I believe we are here naturally it came to me as a result the way my parents acted, behaved we talked only Hebrew The Bible a religious book happened to the Jewish People independent I was born in Jerusalem every mountain has a meaning rooted 3,000 years a new meaning
I believe to which they belong every generation comes to Israel life is changing all the time look at the essence the most important part I have seen
Tradition one can experience generation’s experience the basic question to continue in mind young generation exists
Other places in this world nuclear weapons between selves interrelations between nuclear war result of confrontation between total destruction nuclear means
This is the story 30 years balance of terror I believe purpose
We trained our pilots to fly low they flew over the sea sea level almost hovering than flying
We built a model of every type
To hit the points once you hit we trained ourselves time and again eventuality we found unless in three hours in three waves call our planes vis a vis I would say put out prolonged
This is my sister my father myself this is my mother this is when I was this is when I served
In a way the entrance somebody else participated in talk between myself Nasser phoned King Hussein dare to believe to do what we did
Mr. Begin Dayan, Weizman reluctance tell the Saudis who are fearful weakest country richest regime I believe we maintain dialogue free elections as long as only speak we have nothing what will happen in Jerusalem I believe Jordan today
Dayan was twofold lines against terrorism from within advisable gestures in our pockets they are not ready not to become a prophet peace between themselves let’s hope long
Tova Gannana writes: “This is part of a longer project called "The Rabin Poems".” This particular poem comes from an interview Rabin had with Bill Boggs done in English. I was struck by how beautiful Rabin's English was because when you are self-translating on the spot you are getting across information and emotion, not necessarily trying to be eloquent. Rabin spoke all these lines but I edited them. So in the end it is my memory of Rabin and who I need him to be, what I need to hear. The lines follow the chronology of the interview.”
This text is in the genre of “found poetry” – a word collage or re-casting of an existing piece of prose. Just as in the 20th century visual artists became interested in putting “readymade” objects into new contexts, reconstituting them as art, so poets have taken the freedom to reimagine and reshape existing prose texts. Here, much of the reimagining has to do with the lacunae – on the page, the long spaces -- between the phrases taken from the interview, which are indicative of Rabin’s idiosyncratic cadences.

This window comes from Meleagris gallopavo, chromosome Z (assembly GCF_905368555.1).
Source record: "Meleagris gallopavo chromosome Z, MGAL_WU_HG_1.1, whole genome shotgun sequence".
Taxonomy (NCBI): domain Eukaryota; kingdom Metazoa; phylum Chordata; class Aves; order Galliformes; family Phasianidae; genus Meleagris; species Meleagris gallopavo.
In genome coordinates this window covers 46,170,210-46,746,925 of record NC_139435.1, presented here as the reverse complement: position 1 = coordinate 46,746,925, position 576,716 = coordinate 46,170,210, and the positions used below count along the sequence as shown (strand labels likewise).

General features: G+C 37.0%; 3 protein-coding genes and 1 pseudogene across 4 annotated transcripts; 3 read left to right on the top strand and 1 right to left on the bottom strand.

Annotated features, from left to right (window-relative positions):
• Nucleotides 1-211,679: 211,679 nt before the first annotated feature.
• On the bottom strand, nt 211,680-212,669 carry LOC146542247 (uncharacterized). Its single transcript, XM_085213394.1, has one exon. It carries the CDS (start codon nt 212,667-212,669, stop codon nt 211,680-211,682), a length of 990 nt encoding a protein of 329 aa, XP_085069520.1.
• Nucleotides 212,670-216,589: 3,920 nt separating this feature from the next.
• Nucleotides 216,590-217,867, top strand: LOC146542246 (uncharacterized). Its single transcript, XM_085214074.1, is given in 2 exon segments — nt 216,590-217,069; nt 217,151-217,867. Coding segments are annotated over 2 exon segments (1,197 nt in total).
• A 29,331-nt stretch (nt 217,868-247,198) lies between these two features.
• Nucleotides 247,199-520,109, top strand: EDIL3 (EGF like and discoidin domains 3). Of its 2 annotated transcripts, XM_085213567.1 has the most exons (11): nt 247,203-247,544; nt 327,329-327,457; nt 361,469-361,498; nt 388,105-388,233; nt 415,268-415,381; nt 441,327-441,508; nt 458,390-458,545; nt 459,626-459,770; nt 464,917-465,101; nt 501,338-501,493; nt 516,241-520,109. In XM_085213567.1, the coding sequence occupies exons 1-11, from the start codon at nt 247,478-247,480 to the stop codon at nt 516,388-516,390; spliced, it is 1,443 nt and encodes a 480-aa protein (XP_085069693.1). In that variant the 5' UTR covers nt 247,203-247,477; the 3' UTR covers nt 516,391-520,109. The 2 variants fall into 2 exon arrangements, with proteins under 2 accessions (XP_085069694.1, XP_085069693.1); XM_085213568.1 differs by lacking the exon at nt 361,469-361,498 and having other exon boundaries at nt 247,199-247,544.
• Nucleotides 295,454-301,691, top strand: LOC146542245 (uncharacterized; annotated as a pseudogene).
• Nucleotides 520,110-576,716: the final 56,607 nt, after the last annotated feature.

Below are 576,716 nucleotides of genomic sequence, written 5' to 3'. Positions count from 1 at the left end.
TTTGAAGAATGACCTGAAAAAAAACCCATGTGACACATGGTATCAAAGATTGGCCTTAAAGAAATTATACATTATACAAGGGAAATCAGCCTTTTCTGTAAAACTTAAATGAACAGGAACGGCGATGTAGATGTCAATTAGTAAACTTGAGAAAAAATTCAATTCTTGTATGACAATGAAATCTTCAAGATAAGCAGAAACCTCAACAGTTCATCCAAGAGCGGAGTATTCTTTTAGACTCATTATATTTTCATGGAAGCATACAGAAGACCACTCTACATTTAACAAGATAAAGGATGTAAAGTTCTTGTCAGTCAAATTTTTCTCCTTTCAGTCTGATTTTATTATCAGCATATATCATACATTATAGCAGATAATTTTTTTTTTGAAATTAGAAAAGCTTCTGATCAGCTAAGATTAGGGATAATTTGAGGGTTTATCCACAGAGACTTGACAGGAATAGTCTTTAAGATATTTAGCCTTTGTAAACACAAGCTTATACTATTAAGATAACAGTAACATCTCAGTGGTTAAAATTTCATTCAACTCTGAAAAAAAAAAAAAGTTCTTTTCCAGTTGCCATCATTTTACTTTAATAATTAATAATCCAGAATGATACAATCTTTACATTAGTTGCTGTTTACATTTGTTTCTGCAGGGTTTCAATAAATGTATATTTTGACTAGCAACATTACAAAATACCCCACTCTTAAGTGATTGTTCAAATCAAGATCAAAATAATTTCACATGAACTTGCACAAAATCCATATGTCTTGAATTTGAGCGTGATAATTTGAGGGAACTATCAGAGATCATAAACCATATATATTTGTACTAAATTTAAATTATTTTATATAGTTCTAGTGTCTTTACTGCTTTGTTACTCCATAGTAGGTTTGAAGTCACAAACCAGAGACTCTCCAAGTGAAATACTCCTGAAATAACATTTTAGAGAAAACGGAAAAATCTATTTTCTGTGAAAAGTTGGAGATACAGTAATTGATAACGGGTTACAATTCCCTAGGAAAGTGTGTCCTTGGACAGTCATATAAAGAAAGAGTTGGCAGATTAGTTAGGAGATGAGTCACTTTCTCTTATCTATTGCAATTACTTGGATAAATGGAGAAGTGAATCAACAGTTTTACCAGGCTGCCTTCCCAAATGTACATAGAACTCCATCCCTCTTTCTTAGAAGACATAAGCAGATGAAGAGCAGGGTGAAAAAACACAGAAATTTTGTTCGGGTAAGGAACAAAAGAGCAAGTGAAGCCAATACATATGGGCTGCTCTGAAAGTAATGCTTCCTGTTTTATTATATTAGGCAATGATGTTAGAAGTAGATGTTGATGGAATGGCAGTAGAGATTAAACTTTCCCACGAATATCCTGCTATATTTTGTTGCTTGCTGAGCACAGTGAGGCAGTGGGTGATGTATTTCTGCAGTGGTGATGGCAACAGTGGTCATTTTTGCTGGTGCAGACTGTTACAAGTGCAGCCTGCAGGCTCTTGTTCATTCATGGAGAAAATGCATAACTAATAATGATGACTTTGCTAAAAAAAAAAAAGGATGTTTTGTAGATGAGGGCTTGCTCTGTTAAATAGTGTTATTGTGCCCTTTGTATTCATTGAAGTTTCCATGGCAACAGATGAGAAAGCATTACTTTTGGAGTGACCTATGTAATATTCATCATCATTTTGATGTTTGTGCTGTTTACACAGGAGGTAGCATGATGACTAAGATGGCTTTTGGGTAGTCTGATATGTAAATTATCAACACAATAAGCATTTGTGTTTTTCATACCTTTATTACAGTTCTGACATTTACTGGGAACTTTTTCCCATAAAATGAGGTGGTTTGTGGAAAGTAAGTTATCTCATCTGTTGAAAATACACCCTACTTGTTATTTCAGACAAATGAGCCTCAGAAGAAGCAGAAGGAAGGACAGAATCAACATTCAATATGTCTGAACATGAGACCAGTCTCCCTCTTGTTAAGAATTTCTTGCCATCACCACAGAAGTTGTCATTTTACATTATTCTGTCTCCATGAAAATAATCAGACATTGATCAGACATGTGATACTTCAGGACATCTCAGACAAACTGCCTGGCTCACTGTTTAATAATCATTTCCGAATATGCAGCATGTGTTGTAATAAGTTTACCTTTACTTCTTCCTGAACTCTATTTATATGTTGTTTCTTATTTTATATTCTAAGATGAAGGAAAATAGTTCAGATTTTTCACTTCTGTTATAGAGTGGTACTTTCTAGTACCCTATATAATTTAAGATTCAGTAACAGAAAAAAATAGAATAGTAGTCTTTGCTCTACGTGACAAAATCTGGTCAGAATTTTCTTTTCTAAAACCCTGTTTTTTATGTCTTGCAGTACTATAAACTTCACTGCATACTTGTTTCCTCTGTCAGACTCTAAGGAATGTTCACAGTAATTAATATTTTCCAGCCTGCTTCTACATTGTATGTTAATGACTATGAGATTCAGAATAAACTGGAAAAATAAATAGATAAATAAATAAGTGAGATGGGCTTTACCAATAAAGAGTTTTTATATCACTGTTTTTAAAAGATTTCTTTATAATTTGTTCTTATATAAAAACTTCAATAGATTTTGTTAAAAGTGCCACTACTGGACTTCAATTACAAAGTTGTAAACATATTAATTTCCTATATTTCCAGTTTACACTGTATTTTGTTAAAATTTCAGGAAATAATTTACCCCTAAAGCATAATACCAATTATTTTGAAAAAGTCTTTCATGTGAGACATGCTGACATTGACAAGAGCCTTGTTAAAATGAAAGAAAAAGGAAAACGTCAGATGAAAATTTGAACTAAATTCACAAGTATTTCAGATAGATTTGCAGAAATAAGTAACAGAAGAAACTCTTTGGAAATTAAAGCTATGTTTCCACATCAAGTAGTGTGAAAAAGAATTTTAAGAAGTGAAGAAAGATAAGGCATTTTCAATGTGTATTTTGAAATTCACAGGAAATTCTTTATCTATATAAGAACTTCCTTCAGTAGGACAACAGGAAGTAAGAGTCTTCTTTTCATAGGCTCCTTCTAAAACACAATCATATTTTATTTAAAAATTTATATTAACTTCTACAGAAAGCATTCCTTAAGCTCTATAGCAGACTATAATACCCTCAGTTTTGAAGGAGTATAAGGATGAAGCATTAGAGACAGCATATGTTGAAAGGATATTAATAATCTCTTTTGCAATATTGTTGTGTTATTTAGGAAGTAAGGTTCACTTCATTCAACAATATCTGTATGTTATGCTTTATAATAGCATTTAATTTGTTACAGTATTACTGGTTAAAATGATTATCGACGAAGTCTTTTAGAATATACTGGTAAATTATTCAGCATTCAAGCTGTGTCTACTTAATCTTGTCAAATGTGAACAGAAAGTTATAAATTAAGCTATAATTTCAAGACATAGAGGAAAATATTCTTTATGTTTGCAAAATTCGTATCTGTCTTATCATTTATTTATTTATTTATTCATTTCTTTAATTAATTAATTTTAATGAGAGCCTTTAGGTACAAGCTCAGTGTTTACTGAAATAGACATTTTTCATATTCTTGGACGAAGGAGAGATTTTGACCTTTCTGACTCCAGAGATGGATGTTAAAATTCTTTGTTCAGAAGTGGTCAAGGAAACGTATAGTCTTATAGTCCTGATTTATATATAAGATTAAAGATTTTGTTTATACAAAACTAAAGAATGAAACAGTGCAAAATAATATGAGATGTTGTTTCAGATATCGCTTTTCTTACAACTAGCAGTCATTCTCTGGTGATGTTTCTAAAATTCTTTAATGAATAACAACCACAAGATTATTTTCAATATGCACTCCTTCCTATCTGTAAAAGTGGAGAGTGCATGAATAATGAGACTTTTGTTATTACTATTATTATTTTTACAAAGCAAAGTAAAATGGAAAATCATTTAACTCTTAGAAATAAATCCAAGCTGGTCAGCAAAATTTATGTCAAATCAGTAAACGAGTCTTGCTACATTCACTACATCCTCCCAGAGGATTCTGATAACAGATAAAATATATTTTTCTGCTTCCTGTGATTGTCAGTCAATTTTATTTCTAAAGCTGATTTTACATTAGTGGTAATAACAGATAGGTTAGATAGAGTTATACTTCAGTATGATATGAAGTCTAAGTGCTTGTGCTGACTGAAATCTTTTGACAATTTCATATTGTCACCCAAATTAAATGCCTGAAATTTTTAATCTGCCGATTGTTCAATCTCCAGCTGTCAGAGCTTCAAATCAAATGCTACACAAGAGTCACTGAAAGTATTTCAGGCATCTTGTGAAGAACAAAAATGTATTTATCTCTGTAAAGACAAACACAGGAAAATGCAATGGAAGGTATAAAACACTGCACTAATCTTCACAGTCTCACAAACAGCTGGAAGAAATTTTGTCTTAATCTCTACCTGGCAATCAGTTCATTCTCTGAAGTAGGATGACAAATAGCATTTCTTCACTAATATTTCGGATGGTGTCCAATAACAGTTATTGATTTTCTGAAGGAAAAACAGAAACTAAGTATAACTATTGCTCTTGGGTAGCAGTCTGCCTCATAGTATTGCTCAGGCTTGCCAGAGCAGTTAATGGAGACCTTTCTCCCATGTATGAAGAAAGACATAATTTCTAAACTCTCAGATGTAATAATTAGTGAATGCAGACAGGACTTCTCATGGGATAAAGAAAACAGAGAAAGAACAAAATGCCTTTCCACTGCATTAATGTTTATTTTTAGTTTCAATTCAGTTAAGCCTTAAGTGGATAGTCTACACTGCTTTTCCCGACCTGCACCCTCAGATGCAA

If you listen carefully to the music of his speech in both Hebrew and English you will find that Yitzhak Rabin, the prime minister of Israel who was assassinated 20 years ago in Tel Aviv for trying to lead a peace process, had a pattern of speaking his thoughts in complete sentences chunked into phrases in slightly unexpected ways.
Rabin knew English well but his heart was Hebrew. As he said, in an ideological decision, his parents Rosa and Nehemiah spoke Hebrew with Yitzhak and his sister Rachel at home – not Russian or Yiddish or English (though his father spent much of his youth in the United States). English, however, was of course the official language of Palestine under the British Mandate and he honed it in his schooling, his military career and his stint as ambassador in Washington. When he spoke, he was articulate in a thoughtful, plainspoken (sometimes blunt, sometimes diplomatic) way; he did not generate self-mesmerizing slick slogans but rather tried to find the best way to express substance.
Tova Gannana identifies as both Israeli and American. She currently lives in the Seattle area, has published one book of poetry, is the poetry editor of The Arava Review and a film curator.
*Try this at home, at work or in your neighborhood: See if you can “find” a poem.
*Bonus: Rabin ‘s last speech.
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